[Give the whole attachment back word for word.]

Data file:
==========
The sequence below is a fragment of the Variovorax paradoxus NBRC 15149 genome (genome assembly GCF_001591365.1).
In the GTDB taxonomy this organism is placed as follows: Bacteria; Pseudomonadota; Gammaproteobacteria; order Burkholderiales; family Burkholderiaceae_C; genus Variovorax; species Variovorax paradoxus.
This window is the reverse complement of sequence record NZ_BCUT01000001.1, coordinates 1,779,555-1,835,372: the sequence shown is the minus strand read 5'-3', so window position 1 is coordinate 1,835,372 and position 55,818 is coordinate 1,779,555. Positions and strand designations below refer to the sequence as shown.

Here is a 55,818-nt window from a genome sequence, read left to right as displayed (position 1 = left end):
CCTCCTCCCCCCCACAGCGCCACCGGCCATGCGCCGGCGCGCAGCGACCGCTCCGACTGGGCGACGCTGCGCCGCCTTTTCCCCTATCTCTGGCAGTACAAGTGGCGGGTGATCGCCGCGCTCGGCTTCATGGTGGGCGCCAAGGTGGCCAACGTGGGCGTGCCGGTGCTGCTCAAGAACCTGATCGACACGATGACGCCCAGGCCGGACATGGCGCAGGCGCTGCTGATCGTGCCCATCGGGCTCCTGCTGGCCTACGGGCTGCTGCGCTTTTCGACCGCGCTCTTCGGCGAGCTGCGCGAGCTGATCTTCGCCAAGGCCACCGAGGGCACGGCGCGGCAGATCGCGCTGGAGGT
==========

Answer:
The sequence below is a fragment of the Variovorax paradoxus NBRC 15149 genome (genome assembly GCF_001591365.1).
In the GTDB taxonomy this organism is placed as follows: Bacteria; Pseudomonadota; Gammaproteobacteria; order Burkholderiales; family Burkholderiaceae_C; genus Variovorax; species Variovorax paradoxus.
This window is the reverse complement of sequence record NZ_BCUT01000001.1, coordinates 1,779,555-1,835,372: the sequence shown is the minus strand read 5'-3', so window position 1 is coordinate 1,835,372 and position 55,818 is coordinate 1,779,555. Positions and strand designations below refer to the sequence as shown.

Here is a 55,818-nt window from a genome sequence, read left to right as displayed (position 1 = left end):
CCTCCTCCCCCCCACAGCGCCACCGGCCATGCGCCGGCGCGCAGCGACCGCTCCGACTGGGCGACGCTGCGCCGCCTTTTCCCCTATCTCTGGCAGTACAAGTGGCGGGTGATCGCCGCGCTCGGCTTCATGGTGGGCGCCAAGGTGGCCAACGTGGGCGTGCCGGTGCTGCTCAAGAACCTGATCGACACGATGACGCCCAGGCCGGACATGGCGCAGGCGCTGCTGATCGTGCCCATCGGGCTCCTGCTGGCCTACGGGCTGCTGCGCTTTTCGACCGCGCTCTTCGGCGAGCTGCGCGAGCTGATCTTCGCCAAGGCCACCGAGGGCACGGCGCGGCAGATCGCGCTGGAGGT